The development of the principles of structured reviews by Cindy Mulrow, and the widespread adoption of meta-analysis, were key to studying quality, and to the simultaneous development and expansion of the Cochrane Collaboration. With evidence from repeated demonstration of widespread biases and poor quality it became possible to make recommendations on reporting which, because they were evidence-based, would be credible. I shall give a personal review of the formation of SORT (and why it failed), Asilomar and then CONSORT (and why it succeeded), as well as the vital role of David Moher and Doug Altman. The ‘sons of CONSORT’, STARD and so on, are proof of its appeal, and EQUATOR is the most striking evidence for this massive revolution.
Finally, I shall give a personal account of registering trials (2005). Once again, the evidence was around, plainly visible, but nothing happened until I, and many others, helped align the political stars, and legal threats made the pharmaceutical companies fall into line. John Ioannidis and Steve Goodman are among many solving the challenges of vast databases, and of replication.
I was lucky enough to play a role in all these events, inspired by some very clever individuals. I could not predict any of this when I started as an editor. My message is simple: if you find something that gets up your nose: sneeze, and go on sneezing until you’ve cleared the obstruction.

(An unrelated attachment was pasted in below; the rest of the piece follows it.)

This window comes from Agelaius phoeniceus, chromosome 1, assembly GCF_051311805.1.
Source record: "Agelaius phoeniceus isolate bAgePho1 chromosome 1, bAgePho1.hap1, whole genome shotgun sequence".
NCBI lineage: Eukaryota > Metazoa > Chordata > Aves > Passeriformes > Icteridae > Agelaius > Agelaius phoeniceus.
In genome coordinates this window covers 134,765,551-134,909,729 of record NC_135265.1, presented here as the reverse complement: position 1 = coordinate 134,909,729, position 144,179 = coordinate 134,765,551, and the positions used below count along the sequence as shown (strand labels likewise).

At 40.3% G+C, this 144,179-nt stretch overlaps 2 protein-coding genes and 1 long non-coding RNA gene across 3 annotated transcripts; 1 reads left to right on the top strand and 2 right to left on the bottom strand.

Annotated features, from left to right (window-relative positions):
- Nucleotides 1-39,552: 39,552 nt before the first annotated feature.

Drummond Rennie, MD, MACP, FRCP. I was educated at Cambridge University and Guy’s Hospital Medical School, London, where I carried out research into cyanotic congenital heart disease and received my Cambridge MD for this. Having been Deputy Editor of the New England Journal of Medicine when at Harvard, I was until recently Deputy Editor (West), JAMA, and an adjunct Professor of Medicine, University of California San Francisco. I am a nephrologist and have conducted numerous investigations in the Alps, the Andes, the Himalayas, the Yukon and Alaska on the pathophysiology of hypoxia. I originated and directed all seven International Congresses on Peer Review in Biomedical Publication, dedicated to the presentation of research into the process of peer review of manuscripts and grants, and the quality of the published literature. I chaired a multi-journal group researching interventions in peer review. I was co-director of the San Francisco Cochrane Center; I have served on the Proposal Review Advisory Team of the National Science Foundation; and have been a peer reviewer for numerous journals. I have been president of the Council of Science Editors and president of the World Association of Medical Editors. I am a founder member of the CONSORT, QUOROM, MOOSE, STARD and STROBE etc initiatives. Until we delivered our report to the US Congress in 1995, I was a member of the Commission on Research Integrity to the Public Health Service. I have formed a group to research the influence of money on the conduct and reporting of clinical research, and have been deeply involved with issues concerning distortion of the scientific record due to money, and due to intimidation of researchers. One of my chief interests is the transparent reporting of clinical research and improving both the clinical researcher’s understanding of influences upon this, and the general reader’s ability to dissect and draw valid conclusions from it. In this connection, I have co-edited the various articles and books in the series the “Users’ Guides to the Medical Literature” and the “Rational Clinical Examination”. I have also examined the issue of authorship of scientific articles, and the key role authorship plays in the life of scientists, and introduced changes to tighten responsibility on the part of authors. I received the 2009 AAAS Award for Scientific Freedom & Responsibility. I am a member of the Alpine Club, the American Alpine Club and the Tobogganing Club of St Moritz. My life is equally divided between United Airlines and my home in a forest, a mile from Buncom, a ghost town in the mountains of Southern Oregon. For further details, see my obituary: Rennie D. The living, structured auto-obituary. Lancet. 1996;348:875-6.